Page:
My classroom this year was invaded by Rebecca Black:
Yes - for those of you not living on Planet Earth - that's the latest hit from the "Friday, Friday" girl. Rather than fight it, I decided to embrace it - and you have to hand it to her - whatever you think of the lyrics and the singing, she's got a positive "go get it" energy which is catching. To give me add some interest to my statistics lessons, I've been collecting Rebecca Black statistical data by hand from YouTube - visiting the site each day recording each day the number of hits, likes and dislikes. It was getting a little tedious and then I noticed something wonderful - just quietly sitting there in the bottom right corner of the YouTube screen:
Click the icon and you get something like this:
Yes - that's right - YouTube has real world data about things your students are interested in - just ready to put into your statistics lessons. Lots of possibilities for rich questions or skills practice. Here are some thoughts on how you could use this:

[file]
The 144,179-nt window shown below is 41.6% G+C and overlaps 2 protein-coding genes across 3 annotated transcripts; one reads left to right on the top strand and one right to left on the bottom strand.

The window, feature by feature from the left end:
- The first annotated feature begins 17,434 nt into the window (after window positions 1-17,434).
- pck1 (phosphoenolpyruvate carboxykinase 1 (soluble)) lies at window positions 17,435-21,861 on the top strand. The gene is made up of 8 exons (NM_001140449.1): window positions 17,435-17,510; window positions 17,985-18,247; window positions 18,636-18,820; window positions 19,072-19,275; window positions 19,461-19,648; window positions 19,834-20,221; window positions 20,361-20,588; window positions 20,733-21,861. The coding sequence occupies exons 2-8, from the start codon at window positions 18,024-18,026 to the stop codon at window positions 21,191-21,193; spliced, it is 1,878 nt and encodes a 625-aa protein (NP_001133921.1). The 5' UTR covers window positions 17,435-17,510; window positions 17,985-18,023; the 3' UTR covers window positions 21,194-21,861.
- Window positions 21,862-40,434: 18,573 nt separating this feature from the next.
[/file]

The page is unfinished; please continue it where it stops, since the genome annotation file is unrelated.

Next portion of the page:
- Compare the statistics between two similar songs.
- Compare the statistics between two successive songs by the same artist.
- Discuss the reliability of the data.
- Discuss 'likes' and 'dislikes' : what is this data actually telling you? Consider the percentage of like/dislike comments compared to the number of views? This could lead into a discussion about online participation.
- How is the gender and age profile different to that of another artist?
- How does YouTube even know the gender and age profile of visitors? How accurate is it?
- How does YouTube know what country viewers live in?
- What quantitative or qualitative questions do you have about the viewers of an artist? How would you answer them?
- A homework activity: look up your favorite artist - make a PowerPoint or paper poster about your statistical analysis of their YouTube hits. This could be extended as desired.
The secret to coping with Rebecca Black is to enjoy it even more than your students - start singing "Friday Friday" yourself - and take pleasure annoying your faculty colleagues - just don't overdo it.
Warning: There are many many hazards using YouTube live in your classrooms. However YouTube is just too valuable not to use it - so you need to be aware of those hazards and ways to work around them. I'll be discussing strategies I've learned in my classroom in a later post.